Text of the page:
My journey from Omaha to Philadelphia was made via Charlotte, North Carolina, which seemed to be a somewhat circuitous route, but when you are blasting through the air at 35,000 feet, geography does not mean much. The view out of the window was truly beautiful as we made our way over either the Nantahala or Pisgah National Forest, a setting sun casting a rich golden glow over the gentle wooded contours below and creating shadows that gave the terrain the look of the swelling waves on an ocean

My film finished as we approached Charlotte, and I spent the rest of the flight watching a travel programme featuring Stanley Tucci exploring the culinary delights of Rome. During this time the purser on the flight announced the wonderful rewards that would come my way if I signed up for a certain credit card, after which the cabin crew made their way up the aisle with leaflets complete with an application form – does anybody, has anybody, ever taken one of those forms on a flight, and applied? It seems a very archaic method of marketing, and I would be fascinated to know if it actually bears fruit for the financial institution involved, or for the airline.

We landed at Charlotte airport a little early, and there was a crazy rush to get off, as obviously some other passengers had a very tight connection time. I was able to relax and hold back as I had an hour in hand, and thanks to the America Airlines app I could see that my departure gate was in the same terminal as we were arriving at, which gave me a great sense of peace. I ambled off the plane and made my way from gate B5 to B 15 where there was a huge crowd waiting to board, Actually the large group was made up of passengers for three flights, one to Richmond, Virginia, one for Philly (mine) and one for Vegas. I made sure that I was in the correct mass of humanity, lest I should be erroneously whisked away to Nevada. I might have fun there, but my luggage would be in Philadelphia – to paraphrase the famous saying, ‘what arrives in Philadelphia stays in Philadelphia’.

The next flight, which would take me back North again was very busy, and the boarding process took a long time. As I stood in the aisle waiting to get back to seat A24, the captain came over the intercom in a somewhat agitate fashion ‘ ‘Hey guys, lets hurry this process up, we have a hurricane coming up from the South and we need to get this thing outta here and out run it! I think he fancied himself as starring in a 2nd World War adventure movie, although passengers did begin to take their seats with a renewed sense of urgency.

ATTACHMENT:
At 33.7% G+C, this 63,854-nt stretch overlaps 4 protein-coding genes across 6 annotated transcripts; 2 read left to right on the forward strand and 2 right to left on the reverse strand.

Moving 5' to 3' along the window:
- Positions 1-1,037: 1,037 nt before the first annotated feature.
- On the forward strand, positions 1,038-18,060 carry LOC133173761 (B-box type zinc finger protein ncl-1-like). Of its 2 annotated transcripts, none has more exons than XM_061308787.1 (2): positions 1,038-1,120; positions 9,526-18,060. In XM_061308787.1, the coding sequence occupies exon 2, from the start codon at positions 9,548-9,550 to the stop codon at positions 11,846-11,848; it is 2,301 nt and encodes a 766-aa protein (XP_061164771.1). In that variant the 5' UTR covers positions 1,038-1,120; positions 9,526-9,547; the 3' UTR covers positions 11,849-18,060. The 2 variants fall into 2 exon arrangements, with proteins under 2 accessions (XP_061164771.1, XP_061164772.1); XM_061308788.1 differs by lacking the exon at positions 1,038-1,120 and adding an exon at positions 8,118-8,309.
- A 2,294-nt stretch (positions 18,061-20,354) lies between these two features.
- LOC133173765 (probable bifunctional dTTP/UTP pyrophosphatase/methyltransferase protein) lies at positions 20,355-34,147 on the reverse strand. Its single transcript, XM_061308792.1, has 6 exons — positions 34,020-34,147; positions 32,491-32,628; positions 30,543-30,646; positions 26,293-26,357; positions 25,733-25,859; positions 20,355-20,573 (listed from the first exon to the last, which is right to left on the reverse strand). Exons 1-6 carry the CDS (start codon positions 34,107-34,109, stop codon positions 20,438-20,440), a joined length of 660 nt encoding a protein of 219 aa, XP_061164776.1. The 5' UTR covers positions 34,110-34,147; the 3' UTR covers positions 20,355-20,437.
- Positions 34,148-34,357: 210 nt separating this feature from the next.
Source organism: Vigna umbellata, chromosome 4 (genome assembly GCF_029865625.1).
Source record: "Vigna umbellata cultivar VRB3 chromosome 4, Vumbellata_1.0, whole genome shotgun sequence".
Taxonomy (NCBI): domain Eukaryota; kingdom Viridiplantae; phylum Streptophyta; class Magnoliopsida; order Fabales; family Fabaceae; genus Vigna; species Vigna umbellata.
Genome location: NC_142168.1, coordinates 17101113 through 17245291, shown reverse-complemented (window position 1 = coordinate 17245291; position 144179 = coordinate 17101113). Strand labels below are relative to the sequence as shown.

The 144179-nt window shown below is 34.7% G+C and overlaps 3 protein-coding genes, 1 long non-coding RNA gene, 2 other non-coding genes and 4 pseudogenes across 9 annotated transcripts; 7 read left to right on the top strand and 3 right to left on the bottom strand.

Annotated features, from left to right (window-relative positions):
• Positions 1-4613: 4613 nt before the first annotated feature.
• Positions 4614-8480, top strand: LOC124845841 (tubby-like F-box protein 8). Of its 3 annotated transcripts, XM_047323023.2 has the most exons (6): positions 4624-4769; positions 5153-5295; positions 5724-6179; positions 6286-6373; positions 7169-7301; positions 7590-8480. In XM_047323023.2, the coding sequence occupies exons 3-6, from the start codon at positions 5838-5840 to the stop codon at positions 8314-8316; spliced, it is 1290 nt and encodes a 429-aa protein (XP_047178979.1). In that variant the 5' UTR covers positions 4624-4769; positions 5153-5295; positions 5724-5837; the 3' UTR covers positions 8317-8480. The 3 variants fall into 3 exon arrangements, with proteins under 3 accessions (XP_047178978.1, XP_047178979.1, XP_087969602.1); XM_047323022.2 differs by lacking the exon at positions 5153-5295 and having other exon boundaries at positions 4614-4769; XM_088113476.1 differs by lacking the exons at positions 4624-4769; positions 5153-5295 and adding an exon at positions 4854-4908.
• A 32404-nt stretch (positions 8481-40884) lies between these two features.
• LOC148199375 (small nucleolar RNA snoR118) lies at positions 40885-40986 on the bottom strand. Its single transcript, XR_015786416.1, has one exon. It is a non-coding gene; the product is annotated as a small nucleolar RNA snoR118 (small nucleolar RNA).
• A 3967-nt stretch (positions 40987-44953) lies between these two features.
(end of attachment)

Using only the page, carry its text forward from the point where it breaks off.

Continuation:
For my second movie choice I watched Ford Vs Ferrari, but the flight was not long enough to finish it, which was a shame. Philadelphia airport was its usual bustling self. I waited at baggage carousel 12, where a screen told me that the luggage from the Charlotte flight would be delivered, but for a long while nothing came, until I noticed a passenger that I recognised pulling his luggage from a different location. I asked him if he had indeed been on the Charlotte flight, and he replied that yes and the baggage was on carousel 10. I made my way there and looked at the screen, which told me that bags from flights arriving from Phoenix, Las Vegas, Dallas and Los Angeles would be delivered there: no mention of Charlotte, but sure enough there were my two cases making their languid way round and round. I collected them, and walked back up to carousel 12 and told the scattering of miserable folk who were forlornly still waiting for their bags that maybe they should try number 10 instead, and off they ran with a renewed sense of hope.

To get to the car rental garages at Philly you have to wait outside baggage reclaim next to a road, and wave down a courtesy bus for your particular company. Unfortunately, as I arrived at the curb, I saw a Hertz bus disappearing around the corner and so had to wait for quite a while, until another one appeared.

Over the last few years Bob Byers had set me up as Gold member with Hertz which gives me the great privilege of avoiding the lines at the counter and just going straight to a certain area of the garage and choosing my own car. Usually, I go for an SUV, but on this occasion, I spied a rather sleek looking Cheverolet Malibu, and loaded my bags into that and set off for the 40-minute drive to my hotel in the township of Mount Holly. It was almost 9 o’clock when I arrived, so I diverted to an Applebee’s restaurant which was near to the hotel, and had a supper of fish and chips. My accent attracted some attention and soon people were asking where I was from and on my reply of England, one guy said ‘Yep, I thought so! I thought either England or Australia, but you weren’t rude enough to come from Australia, so I figured it must be England!’ The conversation then turned to what I was doing here, and when it was discovered that I performed A Christmas Carol people started suggesting other towns where I should perform, most specifically one in Williams Arizona and another in Old Forge New York, both of which feature railroad journeys after the fashion of The Polar Express. The New York venue is in the heart of the Adirondack mountains, which feature as the setting of the James Bond novel, The Spy Who Loved Me, so it would be fun to go there.

When my dinner was finished, I made the short drive to my hotel, another Hilton Garden Inn, and soon was in my room. I unpacked my squashed-up costumes, so that some of the creases would have a chance to hang out overnight, and then gratefully let sleep take me after what had been a very long day off.